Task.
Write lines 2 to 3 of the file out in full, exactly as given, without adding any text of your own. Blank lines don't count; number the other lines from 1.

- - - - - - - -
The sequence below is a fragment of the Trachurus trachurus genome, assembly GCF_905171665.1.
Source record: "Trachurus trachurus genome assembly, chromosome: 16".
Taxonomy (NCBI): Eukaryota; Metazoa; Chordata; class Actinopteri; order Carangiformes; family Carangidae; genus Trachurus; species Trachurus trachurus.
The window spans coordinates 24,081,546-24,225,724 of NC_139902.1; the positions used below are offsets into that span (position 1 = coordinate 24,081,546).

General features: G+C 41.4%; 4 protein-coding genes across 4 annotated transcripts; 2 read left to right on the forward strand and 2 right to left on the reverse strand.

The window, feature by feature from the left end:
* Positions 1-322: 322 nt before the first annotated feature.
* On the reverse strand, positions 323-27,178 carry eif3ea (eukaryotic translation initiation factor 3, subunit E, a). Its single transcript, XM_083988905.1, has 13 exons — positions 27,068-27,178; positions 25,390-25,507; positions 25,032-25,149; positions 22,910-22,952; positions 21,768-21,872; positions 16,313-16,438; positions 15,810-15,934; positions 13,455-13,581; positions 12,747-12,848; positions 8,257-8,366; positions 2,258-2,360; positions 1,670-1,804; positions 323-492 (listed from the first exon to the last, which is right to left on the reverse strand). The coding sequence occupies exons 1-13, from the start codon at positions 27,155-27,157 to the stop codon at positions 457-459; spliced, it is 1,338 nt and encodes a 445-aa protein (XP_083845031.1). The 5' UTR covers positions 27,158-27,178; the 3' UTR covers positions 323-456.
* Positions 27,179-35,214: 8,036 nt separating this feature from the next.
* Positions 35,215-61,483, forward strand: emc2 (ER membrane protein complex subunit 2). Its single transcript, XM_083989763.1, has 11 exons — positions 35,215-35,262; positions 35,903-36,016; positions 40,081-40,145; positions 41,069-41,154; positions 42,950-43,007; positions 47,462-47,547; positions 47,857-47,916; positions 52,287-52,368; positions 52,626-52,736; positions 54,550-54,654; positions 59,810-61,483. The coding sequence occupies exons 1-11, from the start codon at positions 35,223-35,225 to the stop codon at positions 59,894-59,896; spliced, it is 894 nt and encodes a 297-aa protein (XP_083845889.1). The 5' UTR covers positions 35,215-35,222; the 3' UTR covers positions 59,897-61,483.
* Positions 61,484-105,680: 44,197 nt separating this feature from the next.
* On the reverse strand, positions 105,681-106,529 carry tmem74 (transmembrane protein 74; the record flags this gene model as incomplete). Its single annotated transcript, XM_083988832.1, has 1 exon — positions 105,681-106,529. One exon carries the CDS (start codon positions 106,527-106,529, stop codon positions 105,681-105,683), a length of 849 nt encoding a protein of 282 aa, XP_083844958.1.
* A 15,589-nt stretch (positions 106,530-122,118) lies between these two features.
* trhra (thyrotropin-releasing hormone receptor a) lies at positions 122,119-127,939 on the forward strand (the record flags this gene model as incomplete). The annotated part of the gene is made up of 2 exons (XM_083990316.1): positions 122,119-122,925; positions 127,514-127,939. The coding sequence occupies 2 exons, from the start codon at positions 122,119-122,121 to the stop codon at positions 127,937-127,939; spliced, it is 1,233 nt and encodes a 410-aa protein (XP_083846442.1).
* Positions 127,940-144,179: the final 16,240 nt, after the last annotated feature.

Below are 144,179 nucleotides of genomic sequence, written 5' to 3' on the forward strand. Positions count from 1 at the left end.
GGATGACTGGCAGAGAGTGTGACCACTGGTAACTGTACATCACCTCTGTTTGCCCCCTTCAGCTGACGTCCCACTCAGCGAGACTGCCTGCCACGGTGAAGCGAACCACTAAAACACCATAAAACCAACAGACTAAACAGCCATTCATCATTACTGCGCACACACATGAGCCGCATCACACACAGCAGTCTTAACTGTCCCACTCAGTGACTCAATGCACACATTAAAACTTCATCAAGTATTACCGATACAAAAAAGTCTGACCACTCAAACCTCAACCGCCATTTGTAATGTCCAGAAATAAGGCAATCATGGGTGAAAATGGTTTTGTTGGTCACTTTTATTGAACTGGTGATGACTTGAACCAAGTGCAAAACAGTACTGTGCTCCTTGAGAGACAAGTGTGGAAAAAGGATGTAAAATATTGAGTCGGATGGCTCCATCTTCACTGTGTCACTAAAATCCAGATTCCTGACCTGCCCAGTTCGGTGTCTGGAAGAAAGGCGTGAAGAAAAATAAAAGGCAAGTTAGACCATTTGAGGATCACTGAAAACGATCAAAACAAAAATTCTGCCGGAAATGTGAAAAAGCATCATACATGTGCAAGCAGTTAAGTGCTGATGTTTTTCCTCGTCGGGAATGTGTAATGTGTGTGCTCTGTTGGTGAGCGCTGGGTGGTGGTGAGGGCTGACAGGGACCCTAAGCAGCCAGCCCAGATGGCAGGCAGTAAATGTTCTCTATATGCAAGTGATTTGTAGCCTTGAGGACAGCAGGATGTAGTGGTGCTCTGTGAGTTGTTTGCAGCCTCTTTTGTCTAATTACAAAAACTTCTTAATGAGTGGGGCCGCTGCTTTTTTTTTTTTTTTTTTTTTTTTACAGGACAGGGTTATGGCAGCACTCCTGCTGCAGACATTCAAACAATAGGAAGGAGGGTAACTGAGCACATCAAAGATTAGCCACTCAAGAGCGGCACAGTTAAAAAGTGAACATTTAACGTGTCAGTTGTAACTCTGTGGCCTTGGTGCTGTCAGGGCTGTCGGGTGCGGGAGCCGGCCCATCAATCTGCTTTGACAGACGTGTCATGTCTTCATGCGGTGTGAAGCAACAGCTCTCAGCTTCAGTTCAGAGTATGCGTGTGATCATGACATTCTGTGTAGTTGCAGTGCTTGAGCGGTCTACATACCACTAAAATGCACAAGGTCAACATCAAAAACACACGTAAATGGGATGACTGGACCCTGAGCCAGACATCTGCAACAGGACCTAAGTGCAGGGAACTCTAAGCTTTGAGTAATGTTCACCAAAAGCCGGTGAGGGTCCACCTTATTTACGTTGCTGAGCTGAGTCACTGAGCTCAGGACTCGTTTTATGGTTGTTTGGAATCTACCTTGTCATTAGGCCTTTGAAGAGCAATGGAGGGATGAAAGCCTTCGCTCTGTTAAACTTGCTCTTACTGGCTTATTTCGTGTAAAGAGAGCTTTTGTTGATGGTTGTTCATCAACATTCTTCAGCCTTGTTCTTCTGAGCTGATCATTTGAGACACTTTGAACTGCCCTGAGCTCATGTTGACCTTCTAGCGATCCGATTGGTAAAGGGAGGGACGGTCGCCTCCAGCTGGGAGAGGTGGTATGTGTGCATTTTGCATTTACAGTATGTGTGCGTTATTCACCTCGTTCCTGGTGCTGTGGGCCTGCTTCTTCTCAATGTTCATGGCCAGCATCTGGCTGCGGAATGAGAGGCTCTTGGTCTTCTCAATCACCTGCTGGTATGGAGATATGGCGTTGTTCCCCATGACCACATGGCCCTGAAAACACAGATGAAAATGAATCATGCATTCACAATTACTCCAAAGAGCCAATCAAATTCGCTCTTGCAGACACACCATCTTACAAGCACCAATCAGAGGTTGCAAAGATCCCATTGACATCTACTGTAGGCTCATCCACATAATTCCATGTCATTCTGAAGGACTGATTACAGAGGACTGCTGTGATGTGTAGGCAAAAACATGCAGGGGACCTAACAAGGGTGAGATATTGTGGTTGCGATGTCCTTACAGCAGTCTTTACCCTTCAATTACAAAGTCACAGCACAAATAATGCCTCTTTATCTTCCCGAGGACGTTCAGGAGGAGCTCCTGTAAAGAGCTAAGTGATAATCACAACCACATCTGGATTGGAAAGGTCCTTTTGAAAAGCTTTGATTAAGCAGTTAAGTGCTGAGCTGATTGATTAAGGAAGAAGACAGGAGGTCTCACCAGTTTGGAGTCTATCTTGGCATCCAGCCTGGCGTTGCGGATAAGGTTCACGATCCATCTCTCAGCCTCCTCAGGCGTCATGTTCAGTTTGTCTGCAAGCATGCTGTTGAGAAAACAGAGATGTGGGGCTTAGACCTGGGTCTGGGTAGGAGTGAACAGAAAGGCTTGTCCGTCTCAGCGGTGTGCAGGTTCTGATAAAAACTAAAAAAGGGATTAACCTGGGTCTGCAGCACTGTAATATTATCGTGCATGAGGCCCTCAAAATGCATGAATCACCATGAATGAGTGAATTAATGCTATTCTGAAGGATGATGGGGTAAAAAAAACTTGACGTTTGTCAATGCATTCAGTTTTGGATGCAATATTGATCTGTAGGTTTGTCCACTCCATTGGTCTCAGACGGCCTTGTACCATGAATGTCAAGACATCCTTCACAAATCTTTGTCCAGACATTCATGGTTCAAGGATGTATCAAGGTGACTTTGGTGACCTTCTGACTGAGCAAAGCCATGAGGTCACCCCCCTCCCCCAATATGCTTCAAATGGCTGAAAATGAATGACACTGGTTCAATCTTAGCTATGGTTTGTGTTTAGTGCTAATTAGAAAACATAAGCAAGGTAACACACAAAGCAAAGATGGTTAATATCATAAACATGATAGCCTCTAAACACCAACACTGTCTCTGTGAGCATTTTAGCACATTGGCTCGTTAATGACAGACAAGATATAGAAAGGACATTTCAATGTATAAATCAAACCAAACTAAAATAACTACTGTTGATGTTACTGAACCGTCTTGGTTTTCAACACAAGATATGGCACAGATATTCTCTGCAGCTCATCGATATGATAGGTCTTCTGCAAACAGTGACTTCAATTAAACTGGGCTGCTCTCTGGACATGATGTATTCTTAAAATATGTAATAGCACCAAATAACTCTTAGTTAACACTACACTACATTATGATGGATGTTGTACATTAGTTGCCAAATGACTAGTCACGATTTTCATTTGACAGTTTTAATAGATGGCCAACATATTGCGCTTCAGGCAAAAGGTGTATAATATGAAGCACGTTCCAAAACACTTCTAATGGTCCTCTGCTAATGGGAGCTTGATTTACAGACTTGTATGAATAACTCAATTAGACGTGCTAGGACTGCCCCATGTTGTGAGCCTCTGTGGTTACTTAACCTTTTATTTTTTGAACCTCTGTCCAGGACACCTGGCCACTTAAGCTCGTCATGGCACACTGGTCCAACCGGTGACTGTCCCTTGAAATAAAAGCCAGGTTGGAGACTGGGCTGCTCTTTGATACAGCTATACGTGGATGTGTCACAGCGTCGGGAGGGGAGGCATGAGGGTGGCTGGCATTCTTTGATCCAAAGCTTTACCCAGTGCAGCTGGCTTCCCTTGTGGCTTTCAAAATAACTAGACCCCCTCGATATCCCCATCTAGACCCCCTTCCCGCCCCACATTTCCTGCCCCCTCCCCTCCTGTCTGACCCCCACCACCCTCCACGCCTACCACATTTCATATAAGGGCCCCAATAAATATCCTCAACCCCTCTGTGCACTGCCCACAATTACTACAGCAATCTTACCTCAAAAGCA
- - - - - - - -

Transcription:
Source record: "Trachurus trachurus genome assembly, chromosome: 16".
Taxonomy (NCBI): Eukaryota; Metazoa; Chordata; class Actinopteri; order Carangiformes; family Carangidae; genus Trachurus; species Trachurus trachurus.